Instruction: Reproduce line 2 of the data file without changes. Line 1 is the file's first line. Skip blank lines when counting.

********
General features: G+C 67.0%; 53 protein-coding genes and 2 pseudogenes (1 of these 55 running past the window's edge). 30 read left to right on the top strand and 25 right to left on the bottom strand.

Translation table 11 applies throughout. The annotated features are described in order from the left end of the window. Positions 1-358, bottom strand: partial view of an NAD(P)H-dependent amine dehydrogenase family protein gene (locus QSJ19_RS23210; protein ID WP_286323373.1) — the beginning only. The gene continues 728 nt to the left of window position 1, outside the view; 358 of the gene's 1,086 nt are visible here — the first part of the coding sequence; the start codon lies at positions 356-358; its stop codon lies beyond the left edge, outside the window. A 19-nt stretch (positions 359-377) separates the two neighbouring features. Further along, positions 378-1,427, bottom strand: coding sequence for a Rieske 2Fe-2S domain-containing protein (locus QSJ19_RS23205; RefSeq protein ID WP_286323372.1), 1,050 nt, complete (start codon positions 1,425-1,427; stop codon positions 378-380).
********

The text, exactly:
Translation table 11 applies throughout. The annotated features are described in order from the left end of the window. Positions 1-358, bottom strand: partial view of an NAD(P)H-dependent amine dehydrogenase family protein gene (locus QSJ19_RS23210; protein ID WP_286323373.1) — the beginning only. The gene continues 728 nt to the left of window position 1, outside the view; 358 of the gene's 1,086 nt are visible here — the first part of the coding sequence; the start codon lies at positions 356-358; its stop codon lies beyond the left edge, outside the window. A 19-nt stretch (positions 359-377) separates the two neighbouring features. Further along, positions 378-1,427, bottom strand: coding sequence for a Rieske 2Fe-2S domain-containing protein (locus QSJ19_RS23205; RefSeq protein ID WP_286323372.1), 1,050 nt, complete (start codon positions 1,425-1,427; stop codon positions 378-380).